Feature

Storage Bin: Who ate the backup?

Ezine

This article can also be found in the Premium Editorial Download "Storage magazine: New rules change data retention game."

Download it now to read this article plus other related content.

  1. The Darwinism theory

    In the caste system that is our world, the backup guy is often the one who wasn't in the day the good jobs were handed out. And sometimes the backup guy is a few sandwiches short of a picnic, if you know what I mean. These are the folks who diligently perform a backup and then take the tape and leave it on the car dashboard when it's 135 degrees outside in Las Vegas as they wait in line for the Hall & Oates/A Flock of Seagulls reunion tour. And they're the same people who "uncheck" the database box on the backup server because it takes too long and then scream at the vendor when they can't recover data.



  2. The saving money theory

    This is where someone within IT not only has a superior genetic makeup, but above average intelligence, isn't tainted by past failure to the point of being a fatalist and realizes the conspiracy theory is true. Yet when they find a way to protect and deliver the most valued of all company assets--information--they're routinely shot down by some cost-cutting buffoon in management whose goals and objectives are completely counter to anything even remotely intelligent. The corporate world loves to put "controls" in place to stop unnecessary spending, ensuring we don't waste money hiring people who are skilled and, gasp, don't act creatively or strategically. They'd much rather approve an annual expense for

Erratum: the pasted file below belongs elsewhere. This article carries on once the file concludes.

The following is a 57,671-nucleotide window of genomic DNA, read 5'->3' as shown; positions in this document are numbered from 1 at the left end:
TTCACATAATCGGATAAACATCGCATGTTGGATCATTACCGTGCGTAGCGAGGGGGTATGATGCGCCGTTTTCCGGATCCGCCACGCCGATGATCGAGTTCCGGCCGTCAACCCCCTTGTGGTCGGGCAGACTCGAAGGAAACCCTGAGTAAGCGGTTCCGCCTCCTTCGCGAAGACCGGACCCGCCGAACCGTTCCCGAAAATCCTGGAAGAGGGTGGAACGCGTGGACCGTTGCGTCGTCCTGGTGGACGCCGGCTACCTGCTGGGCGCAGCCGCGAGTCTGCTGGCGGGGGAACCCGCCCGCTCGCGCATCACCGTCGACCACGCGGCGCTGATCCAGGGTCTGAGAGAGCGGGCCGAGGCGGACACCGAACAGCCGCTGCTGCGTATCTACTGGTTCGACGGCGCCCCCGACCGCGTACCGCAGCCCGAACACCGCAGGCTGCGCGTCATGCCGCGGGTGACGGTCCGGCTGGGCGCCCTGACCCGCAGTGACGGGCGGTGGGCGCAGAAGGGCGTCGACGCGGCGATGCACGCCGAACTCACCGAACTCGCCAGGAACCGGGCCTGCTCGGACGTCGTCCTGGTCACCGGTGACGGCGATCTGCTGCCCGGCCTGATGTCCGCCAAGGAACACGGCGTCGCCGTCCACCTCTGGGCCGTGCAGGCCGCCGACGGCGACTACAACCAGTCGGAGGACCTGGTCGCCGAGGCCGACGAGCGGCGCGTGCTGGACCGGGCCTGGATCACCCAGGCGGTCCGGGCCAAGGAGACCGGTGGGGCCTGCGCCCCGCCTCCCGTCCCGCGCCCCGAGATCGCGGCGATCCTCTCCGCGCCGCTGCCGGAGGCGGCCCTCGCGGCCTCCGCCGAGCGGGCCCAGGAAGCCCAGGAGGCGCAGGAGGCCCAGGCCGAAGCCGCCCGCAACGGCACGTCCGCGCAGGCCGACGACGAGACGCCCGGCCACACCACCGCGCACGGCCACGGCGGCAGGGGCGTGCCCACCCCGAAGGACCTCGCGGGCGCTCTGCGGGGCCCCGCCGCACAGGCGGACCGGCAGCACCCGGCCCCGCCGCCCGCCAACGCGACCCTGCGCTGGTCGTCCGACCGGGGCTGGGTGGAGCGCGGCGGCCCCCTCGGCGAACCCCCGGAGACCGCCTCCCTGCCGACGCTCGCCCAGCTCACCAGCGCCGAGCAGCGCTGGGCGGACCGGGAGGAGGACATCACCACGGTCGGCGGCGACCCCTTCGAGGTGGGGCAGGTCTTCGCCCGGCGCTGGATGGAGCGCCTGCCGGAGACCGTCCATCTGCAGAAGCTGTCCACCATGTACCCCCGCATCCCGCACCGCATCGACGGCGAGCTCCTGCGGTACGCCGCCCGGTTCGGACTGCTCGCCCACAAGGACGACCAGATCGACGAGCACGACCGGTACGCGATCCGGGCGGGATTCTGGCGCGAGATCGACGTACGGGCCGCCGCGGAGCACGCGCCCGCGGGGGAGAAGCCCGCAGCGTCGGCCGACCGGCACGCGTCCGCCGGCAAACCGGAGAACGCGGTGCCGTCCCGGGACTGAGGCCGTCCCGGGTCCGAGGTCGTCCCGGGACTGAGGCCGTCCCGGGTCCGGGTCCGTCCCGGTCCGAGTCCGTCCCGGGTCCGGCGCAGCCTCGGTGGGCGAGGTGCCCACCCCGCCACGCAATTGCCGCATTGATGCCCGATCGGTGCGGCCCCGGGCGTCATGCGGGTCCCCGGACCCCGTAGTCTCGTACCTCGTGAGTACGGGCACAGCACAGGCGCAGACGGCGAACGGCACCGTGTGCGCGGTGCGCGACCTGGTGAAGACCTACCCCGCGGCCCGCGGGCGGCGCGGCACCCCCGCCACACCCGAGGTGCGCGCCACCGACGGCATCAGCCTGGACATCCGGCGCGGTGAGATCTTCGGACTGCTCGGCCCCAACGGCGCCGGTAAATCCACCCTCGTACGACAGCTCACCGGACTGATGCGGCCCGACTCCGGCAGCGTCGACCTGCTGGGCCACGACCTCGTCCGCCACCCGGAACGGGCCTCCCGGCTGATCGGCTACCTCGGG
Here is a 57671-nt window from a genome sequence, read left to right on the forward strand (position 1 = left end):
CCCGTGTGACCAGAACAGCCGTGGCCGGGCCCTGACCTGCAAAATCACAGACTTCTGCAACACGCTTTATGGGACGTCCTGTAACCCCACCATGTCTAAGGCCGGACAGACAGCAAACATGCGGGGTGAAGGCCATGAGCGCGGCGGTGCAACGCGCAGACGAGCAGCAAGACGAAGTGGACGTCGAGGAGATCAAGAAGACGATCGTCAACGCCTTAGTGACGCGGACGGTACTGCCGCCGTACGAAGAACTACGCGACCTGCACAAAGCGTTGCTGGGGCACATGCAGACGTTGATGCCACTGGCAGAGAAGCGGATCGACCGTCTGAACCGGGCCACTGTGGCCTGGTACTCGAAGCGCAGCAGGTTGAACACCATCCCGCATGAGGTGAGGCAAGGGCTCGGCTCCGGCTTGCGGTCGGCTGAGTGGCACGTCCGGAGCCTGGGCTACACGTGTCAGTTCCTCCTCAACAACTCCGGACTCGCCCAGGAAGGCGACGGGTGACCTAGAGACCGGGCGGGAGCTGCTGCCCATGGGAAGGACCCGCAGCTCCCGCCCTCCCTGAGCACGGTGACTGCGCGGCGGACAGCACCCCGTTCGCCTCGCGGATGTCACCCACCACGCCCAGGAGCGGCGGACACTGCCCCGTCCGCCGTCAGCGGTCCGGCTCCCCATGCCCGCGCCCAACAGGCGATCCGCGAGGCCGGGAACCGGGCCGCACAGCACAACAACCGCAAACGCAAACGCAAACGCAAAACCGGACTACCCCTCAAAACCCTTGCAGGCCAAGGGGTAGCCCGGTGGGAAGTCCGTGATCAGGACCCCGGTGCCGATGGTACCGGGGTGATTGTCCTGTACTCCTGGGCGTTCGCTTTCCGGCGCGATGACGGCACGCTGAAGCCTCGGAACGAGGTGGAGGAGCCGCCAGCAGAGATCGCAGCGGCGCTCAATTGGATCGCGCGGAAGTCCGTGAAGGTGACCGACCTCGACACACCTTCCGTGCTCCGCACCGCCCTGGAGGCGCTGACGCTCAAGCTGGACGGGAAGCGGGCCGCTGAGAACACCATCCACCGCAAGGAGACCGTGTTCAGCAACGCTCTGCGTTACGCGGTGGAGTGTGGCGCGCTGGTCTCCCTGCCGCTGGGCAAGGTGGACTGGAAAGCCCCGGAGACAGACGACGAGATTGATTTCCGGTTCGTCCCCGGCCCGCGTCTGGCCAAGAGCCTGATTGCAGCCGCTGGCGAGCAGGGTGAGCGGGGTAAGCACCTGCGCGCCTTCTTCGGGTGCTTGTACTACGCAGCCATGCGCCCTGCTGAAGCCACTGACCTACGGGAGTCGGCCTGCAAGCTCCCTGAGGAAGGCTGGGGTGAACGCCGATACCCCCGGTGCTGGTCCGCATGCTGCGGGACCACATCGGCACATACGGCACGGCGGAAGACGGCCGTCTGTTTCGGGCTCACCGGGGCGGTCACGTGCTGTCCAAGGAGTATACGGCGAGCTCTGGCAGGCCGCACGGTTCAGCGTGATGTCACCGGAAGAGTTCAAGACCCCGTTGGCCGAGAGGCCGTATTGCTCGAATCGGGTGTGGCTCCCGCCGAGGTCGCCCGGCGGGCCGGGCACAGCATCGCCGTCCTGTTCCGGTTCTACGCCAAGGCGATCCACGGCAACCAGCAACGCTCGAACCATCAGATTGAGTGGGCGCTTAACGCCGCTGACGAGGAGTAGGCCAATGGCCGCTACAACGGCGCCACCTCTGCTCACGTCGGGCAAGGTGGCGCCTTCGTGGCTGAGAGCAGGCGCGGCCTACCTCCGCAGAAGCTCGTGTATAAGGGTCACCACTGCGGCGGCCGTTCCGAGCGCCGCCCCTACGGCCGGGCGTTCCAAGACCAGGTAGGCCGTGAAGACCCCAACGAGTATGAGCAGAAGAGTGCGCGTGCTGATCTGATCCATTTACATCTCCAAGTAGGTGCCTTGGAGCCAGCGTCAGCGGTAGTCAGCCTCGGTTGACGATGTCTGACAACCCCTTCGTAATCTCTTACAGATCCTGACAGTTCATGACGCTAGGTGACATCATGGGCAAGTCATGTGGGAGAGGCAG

Requires Free Membership to View

  1. something that has never worked vs. a new expense that might actually solve the problem, lend value and allow people to use their brains strategically instead of deteriorating into a catatonic state of being.
None of my theories are good, but all of them are probably correct. It's incomprehensible to me and most of you to know that we can solve age-old issues with such enormous negative implications and even bigger cost implications--and yet one silly thing or another gets in our way and the problem grows instead of shrinks. Reality bytes.

This was first published in September 2007

There are Comments. Add yours.

 
TIP: Want to include a code block in your comment? Use <pre> or <code> tags around the desired text. Ex: <code>insert code</code>

REGISTER or login:

Forgot Password?
By submitting you agree to receive email from TechTarget and its partners. If you reside outside of the United States, you consent to having your personal data transferred to and processed in the United States. Privacy
Sort by: OldestNewest

Forgot Password?

No problem! Submit your e-mail address below. We'll send you an email containing your password.

Your password has been sent to: